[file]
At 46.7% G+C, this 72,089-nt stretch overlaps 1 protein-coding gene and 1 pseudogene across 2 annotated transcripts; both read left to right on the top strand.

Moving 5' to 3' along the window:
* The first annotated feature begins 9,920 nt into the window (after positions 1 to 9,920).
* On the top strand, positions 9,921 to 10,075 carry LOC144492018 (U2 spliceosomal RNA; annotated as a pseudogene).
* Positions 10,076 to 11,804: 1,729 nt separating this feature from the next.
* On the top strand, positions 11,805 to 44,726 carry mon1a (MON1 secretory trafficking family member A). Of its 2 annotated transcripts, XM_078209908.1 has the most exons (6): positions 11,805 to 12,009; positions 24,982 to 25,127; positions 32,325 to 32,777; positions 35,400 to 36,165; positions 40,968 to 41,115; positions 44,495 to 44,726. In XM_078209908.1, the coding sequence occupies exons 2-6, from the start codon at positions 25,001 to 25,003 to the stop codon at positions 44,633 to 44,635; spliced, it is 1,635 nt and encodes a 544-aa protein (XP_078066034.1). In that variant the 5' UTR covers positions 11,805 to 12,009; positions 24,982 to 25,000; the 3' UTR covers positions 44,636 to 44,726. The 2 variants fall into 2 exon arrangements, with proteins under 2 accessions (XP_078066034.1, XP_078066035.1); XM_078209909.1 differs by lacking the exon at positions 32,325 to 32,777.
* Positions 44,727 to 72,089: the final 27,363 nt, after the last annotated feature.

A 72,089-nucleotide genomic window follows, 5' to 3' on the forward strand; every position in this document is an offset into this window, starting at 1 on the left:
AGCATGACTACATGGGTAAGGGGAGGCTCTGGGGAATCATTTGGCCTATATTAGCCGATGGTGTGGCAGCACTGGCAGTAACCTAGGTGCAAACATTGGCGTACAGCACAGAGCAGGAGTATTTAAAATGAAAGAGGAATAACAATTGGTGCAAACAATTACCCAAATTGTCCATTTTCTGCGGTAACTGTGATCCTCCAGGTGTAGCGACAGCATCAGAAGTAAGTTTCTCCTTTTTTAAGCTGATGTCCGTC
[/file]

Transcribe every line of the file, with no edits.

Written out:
At 46.7% G+C, this 72,089-nt stretch overlaps 1 protein-coding gene and 1 pseudogene across 2 annotated transcripts; both read left to right on the top strand.

Moving 5' to 3' along the window:
* The first annotated feature begins 9,920 nt into the window (after positions 1 to 9,920).
* On the top strand, positions 9,921 to 10,075 carry LOC144492018 (U2 spliceosomal RNA; annotated as a pseudogene).
* Positions 10,076 to 11,804: 1,729 nt separating this feature from the next.
* On the top strand, positions 11,805 to 44,726 carry mon1a (MON1 secretory trafficking family member A). Of its 2 annotated transcripts, XM_078209908.1 has the most exons (6): positions 11,805 to 12,009; positions 24,982 to 25,127; positions 32,325 to 32,777; positions 35,400 to 36,165; positions 40,968 to 41,115; positions 44,495 to 44,726. In XM_078209908.1, the coding sequence occupies exons 2-6, from the start codon at positions 25,001 to 25,003 to the stop codon at positions 44,633 to 44,635; spliced, it is 1,635 nt and encodes a 544-aa protein (XP_078066034.1). In that variant the 5' UTR covers positions 11,805 to 12,009; positions 24,982 to 25,000; the 3' UTR covers positions 44,636 to 44,726. The 2 variants fall into 2 exon arrangements, with proteins under 2 accessions (XP_078066034.1, XP_078066035.1); XM_078209909.1 differs by lacking the exon at positions 32,325 to 32,777.
* Positions 44,727 to 72,089: the final 27,363 nt, after the last annotated feature.

A 72,089-nucleotide genomic window follows, 5' to 3' on the forward strand; every position in this document is an offset into this window, starting at 1 on the left:
AGCATGACTACATGGGTAAGGGGAGGCTCTGGGGAATCATTTGGCCTATATTAGCCGATGGTGTGGCAGCACTGGCAGTAACCTAGGTGCAAACATTGGCGTACAGCACAGAGCAGGAGTATTTAAAATGAAAGAGGAATAACAATTGGTGCAAACAATTACCCAAATTGTCCATTTTCTGCGGTAACTGTGATCCTCCAGGTGTAGCGACAGCATCAGAAGTAAGTTTCTCCTTTTTTAAGCTGATGTCCGTC